Music videos are an incredible medium that bridges the world of filmmaking and music. Whether you are a musician looking to shoot your own music video or a filmmaker looking to shoot a music video for a client or friend, creating a music video can be daunting. When broken down into steps, however, filming and editing a music video can be a rather simple and extremely rewarding process. In this article, you’ll find every step you need to learn how to make a good music video. 

Music Video Ideas

Begin with a concept

The very first step in learning how to film and edit a music video is to narrow in on the concept. Music video ideas might be reflective of the song in the music video, the location the band is from, or it might be completely random. 

Whatever music video ideas you come up with, it’s important to determine it before doing anything else. Let’s talk about a few music video tips from typical types of music video ideas. 

Story

The first and arguably the best is the story based music video. Music videos that focus on a story work similarly to narrative short films. The story has a character, and arc, as well as some type of story structure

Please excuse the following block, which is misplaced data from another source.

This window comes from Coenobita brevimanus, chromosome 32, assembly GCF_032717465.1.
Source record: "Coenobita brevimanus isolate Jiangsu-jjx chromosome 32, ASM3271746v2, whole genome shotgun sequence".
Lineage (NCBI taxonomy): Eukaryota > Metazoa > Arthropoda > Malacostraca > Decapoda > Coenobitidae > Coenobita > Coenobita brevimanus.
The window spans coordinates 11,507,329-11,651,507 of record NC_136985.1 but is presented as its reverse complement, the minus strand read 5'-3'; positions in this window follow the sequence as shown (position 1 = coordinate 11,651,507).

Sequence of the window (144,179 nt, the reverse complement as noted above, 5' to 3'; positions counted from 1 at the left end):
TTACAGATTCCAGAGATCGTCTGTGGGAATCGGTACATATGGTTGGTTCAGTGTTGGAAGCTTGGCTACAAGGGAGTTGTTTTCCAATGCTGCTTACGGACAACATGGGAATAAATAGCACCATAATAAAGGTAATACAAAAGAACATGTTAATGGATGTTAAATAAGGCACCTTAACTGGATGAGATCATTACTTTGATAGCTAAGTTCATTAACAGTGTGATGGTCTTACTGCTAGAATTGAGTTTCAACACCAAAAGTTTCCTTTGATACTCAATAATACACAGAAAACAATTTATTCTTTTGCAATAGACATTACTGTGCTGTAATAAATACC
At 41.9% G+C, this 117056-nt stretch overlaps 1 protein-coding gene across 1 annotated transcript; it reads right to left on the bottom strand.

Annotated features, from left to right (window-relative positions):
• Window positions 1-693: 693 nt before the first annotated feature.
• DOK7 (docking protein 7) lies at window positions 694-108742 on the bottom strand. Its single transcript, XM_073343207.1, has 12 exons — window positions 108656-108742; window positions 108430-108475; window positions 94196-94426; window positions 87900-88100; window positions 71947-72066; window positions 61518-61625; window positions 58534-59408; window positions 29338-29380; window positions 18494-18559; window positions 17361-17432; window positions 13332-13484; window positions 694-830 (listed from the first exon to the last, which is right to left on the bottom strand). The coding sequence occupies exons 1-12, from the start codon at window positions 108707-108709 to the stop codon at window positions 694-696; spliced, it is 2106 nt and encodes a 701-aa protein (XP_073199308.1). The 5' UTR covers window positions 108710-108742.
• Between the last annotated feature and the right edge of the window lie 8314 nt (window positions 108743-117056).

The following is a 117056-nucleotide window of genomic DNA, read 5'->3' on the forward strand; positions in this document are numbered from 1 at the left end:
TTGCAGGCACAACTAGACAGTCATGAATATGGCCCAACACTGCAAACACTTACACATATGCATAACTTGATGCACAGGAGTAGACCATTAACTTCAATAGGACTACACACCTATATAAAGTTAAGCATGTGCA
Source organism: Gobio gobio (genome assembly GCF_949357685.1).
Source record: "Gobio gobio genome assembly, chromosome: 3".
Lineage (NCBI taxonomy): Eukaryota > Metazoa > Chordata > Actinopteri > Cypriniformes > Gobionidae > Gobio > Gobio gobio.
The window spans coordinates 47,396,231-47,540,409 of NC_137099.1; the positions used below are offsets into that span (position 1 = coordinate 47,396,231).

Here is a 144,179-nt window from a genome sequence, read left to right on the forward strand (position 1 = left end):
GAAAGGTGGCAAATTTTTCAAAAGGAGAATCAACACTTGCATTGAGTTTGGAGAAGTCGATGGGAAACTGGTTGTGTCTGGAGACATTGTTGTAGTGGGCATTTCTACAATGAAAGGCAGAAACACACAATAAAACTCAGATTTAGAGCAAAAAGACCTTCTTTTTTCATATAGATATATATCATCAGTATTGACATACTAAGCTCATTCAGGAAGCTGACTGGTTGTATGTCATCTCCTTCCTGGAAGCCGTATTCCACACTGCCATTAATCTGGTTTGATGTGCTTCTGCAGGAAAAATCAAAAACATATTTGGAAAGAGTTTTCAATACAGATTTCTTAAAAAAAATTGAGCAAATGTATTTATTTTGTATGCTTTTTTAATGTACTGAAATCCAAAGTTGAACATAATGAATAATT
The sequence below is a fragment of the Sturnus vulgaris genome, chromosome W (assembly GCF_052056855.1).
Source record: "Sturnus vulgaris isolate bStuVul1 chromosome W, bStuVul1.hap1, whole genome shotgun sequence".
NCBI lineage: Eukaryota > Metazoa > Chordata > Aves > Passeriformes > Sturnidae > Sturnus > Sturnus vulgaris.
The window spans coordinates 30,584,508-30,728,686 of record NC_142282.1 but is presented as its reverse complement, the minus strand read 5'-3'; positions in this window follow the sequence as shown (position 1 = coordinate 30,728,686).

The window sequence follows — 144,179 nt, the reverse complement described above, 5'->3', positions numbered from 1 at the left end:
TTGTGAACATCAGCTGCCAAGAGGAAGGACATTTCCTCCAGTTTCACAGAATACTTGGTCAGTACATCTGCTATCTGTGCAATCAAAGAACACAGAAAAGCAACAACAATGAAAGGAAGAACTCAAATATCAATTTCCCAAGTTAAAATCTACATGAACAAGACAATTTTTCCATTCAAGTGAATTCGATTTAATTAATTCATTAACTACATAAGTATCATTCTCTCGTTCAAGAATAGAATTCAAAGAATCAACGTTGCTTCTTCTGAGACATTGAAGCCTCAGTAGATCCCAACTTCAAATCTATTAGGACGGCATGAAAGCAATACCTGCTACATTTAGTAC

Let’s take a look at the music video for Sound and Color by the band Alabama Shakes. The video does not show any performances, but rather focuses on the story of an astronaut in space. 

Alabama Shakes  •  Sound & Color

If you were to break down this music video, you would find a general arc. An astronaut wakes up from a seemingly induced sleep. He realizes that he is far off course and more time has elapsed than planned. The man cannot make contact with Earth. When all seems lost, the ship approaches a planet. 

The key to making story based music videos is visual storytelling. Since you know that the only the audience hears is the music, the story has to be told completely through the visuals.

Experimental

Of course, not all music videos need a story. Some musicians and filmmakers lean into more experimental music videos that serve as visual eye candy for a song. This relies heavily on great music video editing.

Flume’s Hi This Is Flume [Mixtape Visualiser] is one of the best examples of an experimental music video. Although the video is ultimately a lengthy combination of music videos, it can give you a good idea of how experimental visuals compliment an artist’s music.

Hi This Is Flume [Mixtape Visualiser]

Experimental music video ideas are exactly that — experimental. There are no rules, just means of expression. Keep this in mind when creating any music video as it will be the foundation of the production process. 

Performance Driven

The performance driven music video is perhaps the most common type of music video out there. These music videos focus on the musician performing the song in various scenes. The scenes are then edited together to flow chronologically with a single play of the song. 

While it can be rather restrictive, there are plenty of ways to make the performance driven music video creative and memorable. You can increase the production value by using awesome locations or creative props for the B-roll of the video.